Alternatively or in addition, since a non-deterministic information item may go away after some time, in particular embodiments, the term “c” in the above algorithm may be used to make the non-deterministic information item more persistent (i.e., not going away) by, for example, selecting a relatively high coefficient value for the term “c”.

As a second example, some information items may be associated with specific time. In some cases, the ranking score of an information item whose associated time is close to the current time may be artificially increased. For example, suppose that a social event (e.g., a dinner party) is scheduled to begin on Saturday at 8:00 pm. Further suppose that although the user has been invited to the event, the user has decided not to attend due to a schedule conflict. Thus, normally, this specific social event may not be considered very relevant to the user since the user has already decided not to attend the event. However, if the current time is Saturday at 7:30 pm, which is close to the time of the event, then the ranking score of the event may be artificially increased to remind the user about the event in case the user may change his mind or in case the schedule conflict no longer exists.

As a third example, some information items may be associated with specific locations. In some cases, the ranking score of an information item whose associated location is the same as or near the current location of the user (e.g., as indicted by the current location of the user's device) may be artificially increased. For example, suppose that the user lives in San Francisco. Thus, normally, a restaurant near Times Square in New York City has little or no relevance to the user. However, if the user is currently visiting New York City and happens to be sightseeing in Times Square, then the ranking score of the restaurant near Times Square may be artificially increased in case the user may be interested in finding a nearby establishment to have lunch.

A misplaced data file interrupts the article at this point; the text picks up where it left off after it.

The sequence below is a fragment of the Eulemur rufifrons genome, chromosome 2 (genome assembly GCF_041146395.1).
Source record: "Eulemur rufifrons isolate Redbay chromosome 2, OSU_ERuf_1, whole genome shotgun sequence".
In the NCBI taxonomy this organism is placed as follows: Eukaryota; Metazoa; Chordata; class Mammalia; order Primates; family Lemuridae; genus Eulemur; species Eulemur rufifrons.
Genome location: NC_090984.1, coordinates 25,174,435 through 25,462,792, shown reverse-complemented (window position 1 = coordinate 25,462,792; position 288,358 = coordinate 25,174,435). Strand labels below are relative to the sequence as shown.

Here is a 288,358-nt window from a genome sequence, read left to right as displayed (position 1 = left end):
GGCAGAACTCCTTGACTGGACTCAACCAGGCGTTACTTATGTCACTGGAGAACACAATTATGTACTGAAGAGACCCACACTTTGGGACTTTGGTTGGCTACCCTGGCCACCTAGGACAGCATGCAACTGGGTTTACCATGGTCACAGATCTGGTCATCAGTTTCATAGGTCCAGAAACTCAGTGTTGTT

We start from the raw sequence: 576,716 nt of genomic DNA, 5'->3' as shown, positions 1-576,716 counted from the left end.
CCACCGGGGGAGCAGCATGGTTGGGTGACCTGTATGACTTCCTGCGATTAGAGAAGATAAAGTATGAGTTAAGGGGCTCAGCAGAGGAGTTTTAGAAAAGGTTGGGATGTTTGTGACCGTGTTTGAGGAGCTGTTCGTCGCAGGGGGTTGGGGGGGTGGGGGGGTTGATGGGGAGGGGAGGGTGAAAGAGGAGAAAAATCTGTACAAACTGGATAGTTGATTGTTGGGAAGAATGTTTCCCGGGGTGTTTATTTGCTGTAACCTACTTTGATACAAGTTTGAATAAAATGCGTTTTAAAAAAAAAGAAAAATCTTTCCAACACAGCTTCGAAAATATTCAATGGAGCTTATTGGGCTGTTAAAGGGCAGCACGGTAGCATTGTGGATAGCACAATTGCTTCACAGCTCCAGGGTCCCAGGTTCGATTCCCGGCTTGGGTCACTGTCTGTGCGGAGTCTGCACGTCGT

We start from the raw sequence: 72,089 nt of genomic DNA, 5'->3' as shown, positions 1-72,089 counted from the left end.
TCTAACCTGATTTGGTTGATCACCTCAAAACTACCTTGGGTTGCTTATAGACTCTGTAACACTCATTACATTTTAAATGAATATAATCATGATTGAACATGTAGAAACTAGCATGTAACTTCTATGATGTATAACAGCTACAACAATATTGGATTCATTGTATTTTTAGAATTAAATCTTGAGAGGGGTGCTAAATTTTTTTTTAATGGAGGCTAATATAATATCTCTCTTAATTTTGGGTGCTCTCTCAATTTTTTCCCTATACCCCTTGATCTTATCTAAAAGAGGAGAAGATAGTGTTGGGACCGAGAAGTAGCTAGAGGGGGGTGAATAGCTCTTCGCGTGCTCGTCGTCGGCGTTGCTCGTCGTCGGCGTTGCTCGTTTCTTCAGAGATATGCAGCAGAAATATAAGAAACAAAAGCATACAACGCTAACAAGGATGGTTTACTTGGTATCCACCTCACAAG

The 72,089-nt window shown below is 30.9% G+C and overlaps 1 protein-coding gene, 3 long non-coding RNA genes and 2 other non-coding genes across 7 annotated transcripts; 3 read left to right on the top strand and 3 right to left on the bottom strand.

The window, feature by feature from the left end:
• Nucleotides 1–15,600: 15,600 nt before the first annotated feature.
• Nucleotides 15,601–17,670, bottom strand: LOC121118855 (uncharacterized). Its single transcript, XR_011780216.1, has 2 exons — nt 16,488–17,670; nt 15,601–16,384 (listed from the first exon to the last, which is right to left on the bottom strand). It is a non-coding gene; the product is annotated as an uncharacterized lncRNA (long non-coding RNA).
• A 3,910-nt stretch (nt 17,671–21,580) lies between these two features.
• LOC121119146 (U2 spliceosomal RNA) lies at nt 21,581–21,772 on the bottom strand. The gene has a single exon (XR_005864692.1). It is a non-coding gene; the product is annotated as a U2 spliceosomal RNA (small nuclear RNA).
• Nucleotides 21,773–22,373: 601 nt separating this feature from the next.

In particular embodiments, a überfeed may be constructed for the user, which includes the information items in the order of their respective ranks, as illustrated in STEP 240 of FIG. 2. For example, überfeed server 110 of FIG. 1 may collect and rank the information items and construct the überfeed based on the information items for the user.

In particular embodiments, the überfeed may be pushed to a user device associated with the user, as illustrated in STEP 250 of FIG. 2. The information items in the überfeed may be presented to the user (e.g., displayed on the screen of the user's device) according to their respective ranks. For example, überfeed server 110 of FIG. 1 may forward the überfeed to a push server 120, which in turn pushes the überfeed to a user device 130. In particular embodiments, pushing a überfeed to user device 130 is similar to pushing a notification to user device 130.